For those who travel from near and far to get a taste of Zingerman’s famous sandwiches, the dining experience may get even better.

Zingerman’s is awaiting approval for plans to expand the restaurant submitted to the Ann Arbor Planning Commission last week. The expansion is expected to cost between $4 million and $7 million and restaurant officials say it would enhance their business and customers’ experiences.

Approval by the Planning Commission is only the first of several steps for the restaurant in getting the expansion project underway, said Paul Saginaw, co-founder of Zingerman’s.

If Zingerman’s receives approval from the Planning Commission, it will then have to secure a loan for the project, followed by approval from the Historic District Commission, according to Saginaw.

In 2008, when Zingerman’s previously applied to begin the expansion process, its efforts were halted when the commission decided that the expansion would impede on the historical preservation of the Kerrytown area.

The restaurant plans to begin construction during the spring of 2011 if its plans are approved, according to Saginaw.

Customers who are used to waiting patiently in line outside the little brick shop and then searching endlessly for a table will find the expansion to be extremely beneficial, Saginaw said.

“If we are able to pull it off the way we want, it will have changed — but will feel exactly the same,” Saginaw said. “(Customers are) still going to walk in the front door and line up through the retail area. Hopefully we are going to improve your experience in that the line will move more efficiently, seating will be more ample and you won’t have to go upstairs to go to the restroom.”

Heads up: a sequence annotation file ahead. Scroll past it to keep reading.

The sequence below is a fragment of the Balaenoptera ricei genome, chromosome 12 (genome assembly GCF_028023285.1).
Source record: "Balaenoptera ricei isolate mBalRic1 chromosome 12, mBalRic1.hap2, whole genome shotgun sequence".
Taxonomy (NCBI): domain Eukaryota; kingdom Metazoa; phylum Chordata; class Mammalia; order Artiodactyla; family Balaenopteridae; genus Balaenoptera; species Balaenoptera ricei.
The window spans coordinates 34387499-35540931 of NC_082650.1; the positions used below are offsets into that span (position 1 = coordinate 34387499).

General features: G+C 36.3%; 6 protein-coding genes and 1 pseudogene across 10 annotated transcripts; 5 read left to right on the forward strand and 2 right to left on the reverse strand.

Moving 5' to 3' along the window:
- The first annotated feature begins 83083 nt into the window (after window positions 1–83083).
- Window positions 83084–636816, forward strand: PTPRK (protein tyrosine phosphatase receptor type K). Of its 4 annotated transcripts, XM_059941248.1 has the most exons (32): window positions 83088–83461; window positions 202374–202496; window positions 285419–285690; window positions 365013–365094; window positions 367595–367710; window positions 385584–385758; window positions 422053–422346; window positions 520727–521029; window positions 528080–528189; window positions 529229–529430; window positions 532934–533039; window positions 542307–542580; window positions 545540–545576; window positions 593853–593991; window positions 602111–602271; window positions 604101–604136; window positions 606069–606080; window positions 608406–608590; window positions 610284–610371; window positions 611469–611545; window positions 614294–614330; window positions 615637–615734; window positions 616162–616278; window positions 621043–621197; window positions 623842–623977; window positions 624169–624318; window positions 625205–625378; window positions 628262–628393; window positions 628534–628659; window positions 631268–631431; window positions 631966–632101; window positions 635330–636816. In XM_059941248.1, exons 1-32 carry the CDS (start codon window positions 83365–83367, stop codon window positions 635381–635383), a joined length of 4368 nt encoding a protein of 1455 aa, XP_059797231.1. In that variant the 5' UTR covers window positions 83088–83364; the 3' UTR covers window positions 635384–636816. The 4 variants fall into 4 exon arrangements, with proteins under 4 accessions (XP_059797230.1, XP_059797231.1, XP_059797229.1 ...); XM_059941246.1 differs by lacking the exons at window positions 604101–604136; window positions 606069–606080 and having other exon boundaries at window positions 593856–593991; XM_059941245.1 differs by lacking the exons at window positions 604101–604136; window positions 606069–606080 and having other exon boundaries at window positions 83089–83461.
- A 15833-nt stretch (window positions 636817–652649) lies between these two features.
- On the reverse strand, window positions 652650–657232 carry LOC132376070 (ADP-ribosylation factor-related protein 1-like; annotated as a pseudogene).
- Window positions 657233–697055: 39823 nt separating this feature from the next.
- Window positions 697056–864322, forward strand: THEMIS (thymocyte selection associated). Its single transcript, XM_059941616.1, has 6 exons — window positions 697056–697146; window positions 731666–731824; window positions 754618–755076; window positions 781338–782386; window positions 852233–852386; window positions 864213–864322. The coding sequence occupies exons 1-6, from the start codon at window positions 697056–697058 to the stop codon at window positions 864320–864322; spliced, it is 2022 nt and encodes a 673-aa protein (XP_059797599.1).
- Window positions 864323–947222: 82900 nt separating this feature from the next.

The space Zingerman’s currently operates out of was constructed in 1902 as a small grocery store with an apartment above it.

“It was never made to endure the intensity it is undergoing,” Saginaw said. “Literally we are beating the shit out of the building.”

In order to move forward with the expansion, Saginaw said Zingerman’s owners would destroy the fire-damaged house next to the property on East Kingsley Street as well as the annex right next to it.

But Saginaw said he expects the city will force the restaurant to keep the annex intact and to incorporate it into the design, which will bring additional costs to the project because the annex would need to be placed on a new, lower foundation.

Ultimately, the expansion would include the construction of a new building that would encompass 10,000 square-feet over two floors, with the buildings connected by an atrium. The outside of the new building would be a brick veneer in order to blend with the other buildings in the Kerrytown area, Saginaw said.

“We would like to have ground floor restrooms for the general public, more storage space and more working space for our employees, so we are providing the Zingerman’s experience for them as well and more seating,” Saginaw said.

Saginaw said the company hopes the expansion will turn a greater profit.

“We hope to double our revenue in 10 years,” he said.

At a meeting for Ann Arbor residents held on March 8, 2010, company officials focused on their need to expand in order to best suit their business and bring more customers into the area.

Throughout the construction process, Zingerman’s will remain open, though it may have to close for several days to connect utilities, Saginaw said.

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